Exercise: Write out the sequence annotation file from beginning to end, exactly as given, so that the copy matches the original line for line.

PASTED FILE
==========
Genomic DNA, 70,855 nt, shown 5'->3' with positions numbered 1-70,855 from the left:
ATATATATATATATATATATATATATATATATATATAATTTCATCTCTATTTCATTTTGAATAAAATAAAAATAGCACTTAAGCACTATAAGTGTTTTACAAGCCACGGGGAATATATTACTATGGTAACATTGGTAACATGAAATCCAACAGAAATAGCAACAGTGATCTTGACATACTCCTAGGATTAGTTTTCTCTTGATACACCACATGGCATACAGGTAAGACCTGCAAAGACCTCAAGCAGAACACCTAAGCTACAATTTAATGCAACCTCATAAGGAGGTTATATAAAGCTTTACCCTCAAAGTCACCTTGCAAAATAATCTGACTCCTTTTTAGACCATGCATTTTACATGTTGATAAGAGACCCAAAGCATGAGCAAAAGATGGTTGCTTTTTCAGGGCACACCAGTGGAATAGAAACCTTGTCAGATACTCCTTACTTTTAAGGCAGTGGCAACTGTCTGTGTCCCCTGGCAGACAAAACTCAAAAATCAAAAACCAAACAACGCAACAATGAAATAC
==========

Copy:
Genomic DNA, 70,855 nt, shown 5'->3' with positions numbered 1-70,855 from the left:
ATATATATATATATATATATATATATATATATATATAATTTCATCTCTATTTCATTTTGAATAAAATAAAAATAGCACTTAAGCACTATAAGTGTTTTACAAGCCACGGGGAATATATTACTATGGTAACATTGGTAACATGAAATCCAACAGAAATAGCAACAGTGATCTTGACATACTCCTAGGATTAGTTTTCTCTTGATACACCACATGGCATACAGGTAAGACCTGCAAAGACCTCAAGCAGAACACCTAAGCTACAATTTAATGCAACCTCATAAGGAGGTTATATAAAGCTTTACCCTCAAAGTCACCTTGCAAAATAATCTGACTCCTTTTTAGACCATGCATTTTACATGTTGATAAGAGACCCAAAGCATGAGCAAAAGATGGTTGCTTTTTCAGGGCACACCAGTGGAATAGAAACCTTGTCAGATACTCCTTACTTTTAAGGCAGTGGCAACTGTCTGTGTCCCCTGGCAGACAAAACTCAAAAATCAAAAACCAAACAACGCAACAATGAAATAC